New Garden Flying Field adjusts to new restrictions due to Biden flights to DE03/23/2021 03:34PM ● By Richard Gaw
By Richard L. Gaw
After his eight-year tenure as the Vice President of the United States ended on Jan. 20, 2017, Joseph R. Biden resumed living with his wife Jill and their two dogs in their lakeside home off of Barley Mill Road in Greenville, Delaware.
In the last months of his campaign for the Presidency last fall, navigating the road became a challenge for motorists, as roadblocks and U.S. Secret Service units served to turn the area into a “no-drive” zone. The same protection was accorded Biden in the skies above his home through what is known as Temporary Flight Restriction (TFR), a charge administered by the Federal Aviation Administration (FAA) that identifies areas that are restricted to air travel due to hazardous conditions, special events or the protection of dignitaries, such as the President of the United States.
Effective Jan. 20, 2021, when Biden assumed the office of the Presidency, two TFRs suddenly went into overdrive, and will remain in effect for the duration of Biden’s term in the White House.
The first TFR covers a 12-nautical-mile radius over Rehoboth, where the President has a beach home, and the second is a similar 12-nautical mile ring over Biden’s Greenville home. Contained in that circle are two airports – the New Castle Airport and the New Garden Flying Field in Toughkenamon, which is, by way of nautical distance, eight-and-a-half miles from Biden’s home.
Translated, whenever Biden travels back to Greenville as President – and for the entire duration of his visits -- operations at the New Garden Flying Field have and will continue to come to a screeching halt: no flight instruction, no landings or take-offs, no refueling of aircraft, and no public events that take months to organize.
While New Castle and New Garden are the airports hardest hit with the FAA’s Presidential TFR, these restrictions will not affect five airports located along the outer 30-nautical-mile ring, as well as nine other public-use airports within this outer ring. While certain activities will be prohibited when the TFR is in effect, these airports will remain accessible to general aviation.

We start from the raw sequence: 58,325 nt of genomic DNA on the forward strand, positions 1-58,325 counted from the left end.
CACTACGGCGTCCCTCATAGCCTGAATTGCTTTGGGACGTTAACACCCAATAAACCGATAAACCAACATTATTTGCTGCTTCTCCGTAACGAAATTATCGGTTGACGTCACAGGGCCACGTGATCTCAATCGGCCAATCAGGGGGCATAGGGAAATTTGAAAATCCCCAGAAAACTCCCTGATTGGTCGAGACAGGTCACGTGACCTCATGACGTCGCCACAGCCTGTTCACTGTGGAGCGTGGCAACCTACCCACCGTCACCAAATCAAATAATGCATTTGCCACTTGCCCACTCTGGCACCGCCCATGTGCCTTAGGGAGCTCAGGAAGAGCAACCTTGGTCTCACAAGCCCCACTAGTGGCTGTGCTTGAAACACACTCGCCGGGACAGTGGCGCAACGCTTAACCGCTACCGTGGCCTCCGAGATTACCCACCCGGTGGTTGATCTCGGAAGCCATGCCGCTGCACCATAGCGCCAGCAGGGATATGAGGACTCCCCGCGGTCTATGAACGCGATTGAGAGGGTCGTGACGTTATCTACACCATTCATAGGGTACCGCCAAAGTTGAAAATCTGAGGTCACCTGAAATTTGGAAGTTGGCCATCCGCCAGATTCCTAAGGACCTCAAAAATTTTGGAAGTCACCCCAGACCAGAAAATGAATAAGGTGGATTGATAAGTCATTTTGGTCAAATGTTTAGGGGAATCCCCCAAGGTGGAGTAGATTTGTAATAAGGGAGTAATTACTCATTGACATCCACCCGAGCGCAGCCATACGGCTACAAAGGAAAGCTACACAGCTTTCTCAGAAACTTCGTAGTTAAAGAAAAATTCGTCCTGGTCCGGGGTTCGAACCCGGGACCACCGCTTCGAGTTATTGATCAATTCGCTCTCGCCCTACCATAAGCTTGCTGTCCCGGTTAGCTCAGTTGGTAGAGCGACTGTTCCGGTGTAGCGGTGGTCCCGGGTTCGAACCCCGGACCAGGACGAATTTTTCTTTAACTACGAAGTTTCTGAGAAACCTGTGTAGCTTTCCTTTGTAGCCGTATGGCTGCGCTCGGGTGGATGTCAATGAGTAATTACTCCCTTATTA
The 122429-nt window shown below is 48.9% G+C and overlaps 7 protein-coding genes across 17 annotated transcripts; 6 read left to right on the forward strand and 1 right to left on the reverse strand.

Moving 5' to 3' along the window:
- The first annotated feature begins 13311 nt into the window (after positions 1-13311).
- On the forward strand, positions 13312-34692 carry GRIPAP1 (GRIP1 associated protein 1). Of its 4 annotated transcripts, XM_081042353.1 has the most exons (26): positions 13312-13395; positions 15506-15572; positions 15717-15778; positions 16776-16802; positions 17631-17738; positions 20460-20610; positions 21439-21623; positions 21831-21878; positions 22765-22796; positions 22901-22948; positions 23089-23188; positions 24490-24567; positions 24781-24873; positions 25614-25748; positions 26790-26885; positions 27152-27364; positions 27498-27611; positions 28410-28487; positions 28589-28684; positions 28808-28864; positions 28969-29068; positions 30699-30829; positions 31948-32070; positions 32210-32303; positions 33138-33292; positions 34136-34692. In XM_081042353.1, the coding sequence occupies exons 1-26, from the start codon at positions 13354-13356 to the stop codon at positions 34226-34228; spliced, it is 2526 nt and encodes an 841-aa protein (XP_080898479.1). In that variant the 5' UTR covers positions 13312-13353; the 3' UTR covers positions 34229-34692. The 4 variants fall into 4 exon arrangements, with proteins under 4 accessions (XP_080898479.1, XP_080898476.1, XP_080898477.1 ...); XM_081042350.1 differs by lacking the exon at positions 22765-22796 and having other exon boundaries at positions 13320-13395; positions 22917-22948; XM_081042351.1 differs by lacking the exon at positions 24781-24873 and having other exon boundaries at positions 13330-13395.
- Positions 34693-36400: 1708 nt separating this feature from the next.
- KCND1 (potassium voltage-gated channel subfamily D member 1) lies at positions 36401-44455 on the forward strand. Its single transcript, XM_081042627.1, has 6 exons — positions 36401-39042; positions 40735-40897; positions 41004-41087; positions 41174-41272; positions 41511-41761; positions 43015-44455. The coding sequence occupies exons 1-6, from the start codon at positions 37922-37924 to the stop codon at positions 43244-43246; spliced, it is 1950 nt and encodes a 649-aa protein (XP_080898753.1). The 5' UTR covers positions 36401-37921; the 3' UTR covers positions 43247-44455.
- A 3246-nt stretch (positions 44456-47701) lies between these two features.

‘Everyone is just pointing in the other direction’
For the last few months, New Garden Flying Field Aviation Director Jon Martin has himself been at the center of a ring, trying to land solutions in a swirling headwind of bureaucracy.
Martin has been strategizing with representatives from EAA Chapter 240, the New Garden Flight Connection and other agencies to come up with solutions that will enable the airport to maintain operations during those stretches when Biden is at his home. He has pursued opportunities for funding to help supplement the income that the New Garden Flight Connection is likely to lose, as well as the projected loss of revenue in fuel sales.
“Early in January, I got a call from the FAA asking what type of impact this was going to be for us, and asking if we had any ideas or solutions to discuss the full ramifications of these shutdowns,” Martin said. “I’ve reached out to Sen. Chrissy Houlahan, discussed possible solutions with the Pennsylvania Aviation Council, and also met with a Secret Service agent, who told me that the agency will let me know about the President’s travel plans as well in advance as possible, to allow for proper planning.
“Nobody, between the Bureau of Aviation, the FAA or the U.S. Secret Service has really said ‘Let’s get the community together and discuss the validity of TFRs,’” he added. “Everyone is just pointing in the other direction.”